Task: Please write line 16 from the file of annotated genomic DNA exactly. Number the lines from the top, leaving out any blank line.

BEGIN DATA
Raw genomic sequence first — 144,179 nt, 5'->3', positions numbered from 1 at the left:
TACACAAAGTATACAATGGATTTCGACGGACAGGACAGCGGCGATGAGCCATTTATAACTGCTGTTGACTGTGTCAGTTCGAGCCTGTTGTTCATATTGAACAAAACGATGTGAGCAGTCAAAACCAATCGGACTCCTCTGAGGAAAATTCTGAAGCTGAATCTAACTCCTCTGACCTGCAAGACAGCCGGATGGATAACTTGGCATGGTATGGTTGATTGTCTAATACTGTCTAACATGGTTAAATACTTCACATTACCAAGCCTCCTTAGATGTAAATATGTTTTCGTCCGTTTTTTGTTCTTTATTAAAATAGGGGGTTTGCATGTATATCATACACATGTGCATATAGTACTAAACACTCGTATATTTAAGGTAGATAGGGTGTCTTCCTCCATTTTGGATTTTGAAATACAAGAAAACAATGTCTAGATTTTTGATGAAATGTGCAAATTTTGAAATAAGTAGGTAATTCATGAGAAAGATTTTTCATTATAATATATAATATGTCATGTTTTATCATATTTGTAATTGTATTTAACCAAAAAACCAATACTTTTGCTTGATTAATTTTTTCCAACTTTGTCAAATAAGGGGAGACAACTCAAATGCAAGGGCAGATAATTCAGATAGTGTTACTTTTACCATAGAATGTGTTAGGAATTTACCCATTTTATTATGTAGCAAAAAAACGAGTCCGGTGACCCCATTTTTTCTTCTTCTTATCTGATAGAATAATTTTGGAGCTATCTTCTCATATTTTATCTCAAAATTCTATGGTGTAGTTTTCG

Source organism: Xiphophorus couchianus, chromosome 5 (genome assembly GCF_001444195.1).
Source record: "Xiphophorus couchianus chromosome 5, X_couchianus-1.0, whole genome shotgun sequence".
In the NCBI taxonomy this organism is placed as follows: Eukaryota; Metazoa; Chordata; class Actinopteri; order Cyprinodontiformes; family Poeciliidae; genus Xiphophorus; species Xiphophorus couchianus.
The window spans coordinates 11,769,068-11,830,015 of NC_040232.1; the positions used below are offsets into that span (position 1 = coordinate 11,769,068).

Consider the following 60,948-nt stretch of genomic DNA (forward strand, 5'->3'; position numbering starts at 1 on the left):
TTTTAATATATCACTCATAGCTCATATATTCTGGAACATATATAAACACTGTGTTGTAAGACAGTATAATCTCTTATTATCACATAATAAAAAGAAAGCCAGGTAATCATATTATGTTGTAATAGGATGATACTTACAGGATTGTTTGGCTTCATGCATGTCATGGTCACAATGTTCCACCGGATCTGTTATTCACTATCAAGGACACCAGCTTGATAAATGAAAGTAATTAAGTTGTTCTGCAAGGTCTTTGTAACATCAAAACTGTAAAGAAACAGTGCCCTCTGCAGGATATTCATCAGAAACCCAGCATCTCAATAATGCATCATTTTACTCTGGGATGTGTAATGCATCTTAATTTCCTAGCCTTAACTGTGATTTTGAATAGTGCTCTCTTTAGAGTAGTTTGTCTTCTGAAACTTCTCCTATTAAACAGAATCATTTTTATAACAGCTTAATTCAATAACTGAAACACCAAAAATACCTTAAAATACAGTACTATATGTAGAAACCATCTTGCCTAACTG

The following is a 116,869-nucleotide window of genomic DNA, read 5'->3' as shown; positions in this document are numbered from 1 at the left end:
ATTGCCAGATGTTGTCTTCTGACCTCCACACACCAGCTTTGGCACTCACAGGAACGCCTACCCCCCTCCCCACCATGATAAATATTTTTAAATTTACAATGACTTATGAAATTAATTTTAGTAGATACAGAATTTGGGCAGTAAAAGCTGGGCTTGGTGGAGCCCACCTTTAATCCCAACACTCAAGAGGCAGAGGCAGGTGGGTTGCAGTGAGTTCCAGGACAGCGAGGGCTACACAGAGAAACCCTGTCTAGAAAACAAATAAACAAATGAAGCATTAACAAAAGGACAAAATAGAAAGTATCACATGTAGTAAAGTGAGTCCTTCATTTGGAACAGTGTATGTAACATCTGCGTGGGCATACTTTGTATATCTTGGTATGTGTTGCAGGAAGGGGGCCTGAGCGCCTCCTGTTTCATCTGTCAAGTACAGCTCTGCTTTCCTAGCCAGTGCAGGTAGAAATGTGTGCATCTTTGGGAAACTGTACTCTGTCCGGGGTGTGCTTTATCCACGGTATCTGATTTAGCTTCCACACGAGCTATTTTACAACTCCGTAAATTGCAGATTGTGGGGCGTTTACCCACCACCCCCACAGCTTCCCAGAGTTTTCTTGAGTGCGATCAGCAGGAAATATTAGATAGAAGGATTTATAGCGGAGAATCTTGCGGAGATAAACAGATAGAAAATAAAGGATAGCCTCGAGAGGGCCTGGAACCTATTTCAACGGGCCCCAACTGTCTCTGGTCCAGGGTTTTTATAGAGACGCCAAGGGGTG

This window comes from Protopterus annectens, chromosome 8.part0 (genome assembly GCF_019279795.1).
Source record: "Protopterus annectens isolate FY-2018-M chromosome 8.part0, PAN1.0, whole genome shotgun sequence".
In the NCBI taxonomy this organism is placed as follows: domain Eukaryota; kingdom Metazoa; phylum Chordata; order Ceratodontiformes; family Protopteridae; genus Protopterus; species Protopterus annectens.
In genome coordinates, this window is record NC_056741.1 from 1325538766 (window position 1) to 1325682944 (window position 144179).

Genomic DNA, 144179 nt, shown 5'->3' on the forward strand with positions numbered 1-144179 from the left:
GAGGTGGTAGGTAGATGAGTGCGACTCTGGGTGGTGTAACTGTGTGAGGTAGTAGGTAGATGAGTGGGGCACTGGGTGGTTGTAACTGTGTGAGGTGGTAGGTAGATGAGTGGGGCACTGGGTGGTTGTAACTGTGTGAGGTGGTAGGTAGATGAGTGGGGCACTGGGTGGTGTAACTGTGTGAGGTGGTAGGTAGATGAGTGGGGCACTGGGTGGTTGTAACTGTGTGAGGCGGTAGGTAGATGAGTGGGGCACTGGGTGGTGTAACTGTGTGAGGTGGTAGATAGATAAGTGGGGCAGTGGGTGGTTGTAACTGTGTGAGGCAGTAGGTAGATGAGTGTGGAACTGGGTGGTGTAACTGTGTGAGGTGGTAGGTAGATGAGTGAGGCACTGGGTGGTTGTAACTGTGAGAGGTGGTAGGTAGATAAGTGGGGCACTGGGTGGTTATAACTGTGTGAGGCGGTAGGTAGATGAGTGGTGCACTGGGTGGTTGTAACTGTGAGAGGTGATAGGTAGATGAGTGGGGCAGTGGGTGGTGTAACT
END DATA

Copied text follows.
GAGGTGGTAGGTAGATGAGTGCGACTCTGGGTGGTGTAACTGTGTGAGGTAGTAGGTAGATGAGTGGGGCACTGGGTGGTTGTAACTGTGTGAGGTGGTAGGTAGATGAGTGGGGCACTGGGTGGTTGTAACTGTGTGAGGTGGTAGGTAGATGAGTGGGGCACTGGGTGGTGTAACTGTGTGAGGTGGTAGGTAGATGAGTGGGGCACTGGGTGGTTGTAACTGTGTGAGGCGGTAGGTAGATGAGTGGGGCACTGGGTGGTGTAACTGTGTGAGGTGGTAGATAGATAAGTGGGGCAGTGGGTGGTTGTAACTGTGTGAGGCAGTAGGTAGATGAGTGTGGAACTGGGTGGTGTAACTGTGTGAGGTGGTAGGTAGATGAGTGAGGCACTGGGTGGTTGTAACTGTGAGAGGTGGTAGGTAGATAAGTGGGGCACTGGGTGGTTATAACTGTGTGAGGCGGTAGGTAGATGAGTGGTGCACTGGGTGGTTGTAACTGTGAGAGGTGATAGGTAGATGAGTGGGGCAGTGGGTGGTGTAACT